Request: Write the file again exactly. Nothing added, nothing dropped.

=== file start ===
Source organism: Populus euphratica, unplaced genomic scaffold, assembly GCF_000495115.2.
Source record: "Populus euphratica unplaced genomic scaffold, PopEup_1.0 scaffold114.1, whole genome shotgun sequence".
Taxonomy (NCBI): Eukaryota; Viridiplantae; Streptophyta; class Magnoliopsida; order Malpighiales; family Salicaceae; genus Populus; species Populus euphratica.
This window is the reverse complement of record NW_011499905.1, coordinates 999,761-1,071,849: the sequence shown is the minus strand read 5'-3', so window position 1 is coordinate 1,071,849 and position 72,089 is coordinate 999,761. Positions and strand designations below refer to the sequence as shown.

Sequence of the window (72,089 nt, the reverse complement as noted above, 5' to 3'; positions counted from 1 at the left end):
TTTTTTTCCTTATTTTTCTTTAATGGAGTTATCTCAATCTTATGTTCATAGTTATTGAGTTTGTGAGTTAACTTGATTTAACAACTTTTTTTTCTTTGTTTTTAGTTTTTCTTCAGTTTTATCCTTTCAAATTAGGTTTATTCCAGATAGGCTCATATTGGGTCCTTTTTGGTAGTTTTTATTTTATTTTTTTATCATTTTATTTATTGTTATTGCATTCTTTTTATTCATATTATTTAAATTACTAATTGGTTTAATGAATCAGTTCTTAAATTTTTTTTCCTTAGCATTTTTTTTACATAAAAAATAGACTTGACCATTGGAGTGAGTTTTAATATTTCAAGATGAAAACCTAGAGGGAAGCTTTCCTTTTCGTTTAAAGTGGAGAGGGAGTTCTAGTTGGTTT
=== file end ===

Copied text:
Source organism: Populus euphratica, unplaced genomic scaffold, assembly GCF_000495115.2.
Source record: "Populus euphratica unplaced genomic scaffold, PopEup_1.0 scaffold114.1, whole genome shotgun sequence".
Taxonomy (NCBI): Eukaryota; Viridiplantae; Streptophyta; class Magnoliopsida; order Malpighiales; family Salicaceae; genus Populus; species Populus euphratica.
This window is the reverse complement of record NW_011499905.1, coordinates 999,761-1,071,849: the sequence shown is the minus strand read 5'-3', so window position 1 is coordinate 1,071,849 and position 72,089 is coordinate 999,761. Positions and strand designations below refer to the sequence as shown.

Sequence of the window (72,089 nt, the reverse complement as noted above, 5' to 3'; positions counted from 1 at the left end):
TTTTTTTCCTTATTTTTCTTTAATGGAGTTATCTCAATCTTATGTTCATAGTTATTGAGTTTGTGAGTTAACTTGATTTAACAACTTTTTTTTCTTTGTTTTTAGTTTTTCTTCAGTTTTATCCTTTCAAATTAGGTTTATTCCAGATAGGCTCATATTGGGTCCTTTTTGGTAGTTTTTATTTTATTTTTTTATCATTTTATTTATTGTTATTGCATTCTTTTTATTCATATTATTTAAATTACTAATTGGTTTAATGAATCAGTTCTTAAATTTTTTTTCCTTAGCATTTTTTTTACATAAAAAATAGACTTGACCATTGGAGTGAGTTTTAATATTTCAAGATGAAAACCTAGAGGGAAGCTTTCCTTTTCGTTTAAAGTGGAGAGGGAGTTCTAGTTGGTTT